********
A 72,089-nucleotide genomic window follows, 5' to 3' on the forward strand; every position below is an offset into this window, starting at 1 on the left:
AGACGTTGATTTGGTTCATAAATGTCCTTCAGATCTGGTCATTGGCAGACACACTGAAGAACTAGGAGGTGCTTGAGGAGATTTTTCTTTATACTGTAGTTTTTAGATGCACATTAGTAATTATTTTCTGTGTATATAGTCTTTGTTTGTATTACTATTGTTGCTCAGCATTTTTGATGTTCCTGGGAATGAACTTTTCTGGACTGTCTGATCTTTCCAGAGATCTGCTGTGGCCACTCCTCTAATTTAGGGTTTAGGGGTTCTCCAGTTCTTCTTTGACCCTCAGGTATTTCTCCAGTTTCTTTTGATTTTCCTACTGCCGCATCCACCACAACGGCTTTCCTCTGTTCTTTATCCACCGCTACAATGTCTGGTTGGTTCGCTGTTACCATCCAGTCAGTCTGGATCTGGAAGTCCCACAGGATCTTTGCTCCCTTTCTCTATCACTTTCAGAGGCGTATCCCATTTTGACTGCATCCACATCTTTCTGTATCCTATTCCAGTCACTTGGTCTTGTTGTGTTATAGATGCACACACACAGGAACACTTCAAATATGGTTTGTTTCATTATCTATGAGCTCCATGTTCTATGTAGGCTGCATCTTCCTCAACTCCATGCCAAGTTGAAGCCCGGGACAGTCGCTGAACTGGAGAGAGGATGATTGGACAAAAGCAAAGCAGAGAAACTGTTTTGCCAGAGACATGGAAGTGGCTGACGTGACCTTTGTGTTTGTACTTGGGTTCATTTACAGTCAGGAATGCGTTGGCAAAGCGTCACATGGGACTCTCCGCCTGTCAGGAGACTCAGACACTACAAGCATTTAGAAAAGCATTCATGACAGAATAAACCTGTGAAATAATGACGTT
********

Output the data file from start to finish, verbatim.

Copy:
A 72,089-nucleotide genomic window follows, 5' to 3' on the forward strand; every position below is an offset into this window, starting at 1 on the left:
AGACGTTGATTTGGTTCATAAATGTCCTTCAGATCTGGTCATTGGCAGACACACTGAAGAACTAGGAGGTGCTTGAGGAGATTTTTCTTTATACTGTAGTTTTTAGATGCACATTAGTAATTATTTTCTGTGTATATAGTCTTTGTTTGTATTACTATTGTTGCTCAGCATTTTTGATGTTCCTGGGAATGAACTTTTCTGGACTGTCTGATCTTTCCAGAGATCTGCTGTGGCCACTCCTCTAATTTAGGGTTTAGGGGTTCTCCAGTTCTTCTTTGACCCTCAGGTATTTCTCCAGTTTCTTTTGATTTTCCTACTGCCGCATCCACCACAACGGCTTTCCTCTGTTCTTTATCCACCGCTACAATGTCTGGTTGGTTCGCTGTTACCATCCAGTCAGTCTGGATCTGGAAGTCCCACAGGATCTTTGCTCCCTTTCTCTATCACTTTCAGAGGCGTATCCCATTTTGACTGCATCCACATCTTTCTGTATCCTATTCCAGTCACTTGGTCTTGTTGTGTTATAGATGCACACACACAGGAACACTTCAAATATGGTTTGTTTCATTATCTATGAGCTCCATGTTCTATGTAGGCTGCATCTTCCTCAACTCCATGCCAAGTTGAAGCCCGGGACAGTCGCTGAACTGGAGAGAGGATGATTGGACAAAAGCAAAGCAGAGAAACTGTTTTGCCAGAGACATGGAAGTGGCTGACGTGACCTTTGTGTTTGTACTTGGGTTCATTTACAGTCAGGAATGCGTTGGCAAAGCGTCACATGGGACTCTCCGCCTGTCAGGAGACTCAGACACTACAAGCATTTAGAAAAGCATTCATGACAGAATAAACCTGTGAAATAATGACGTT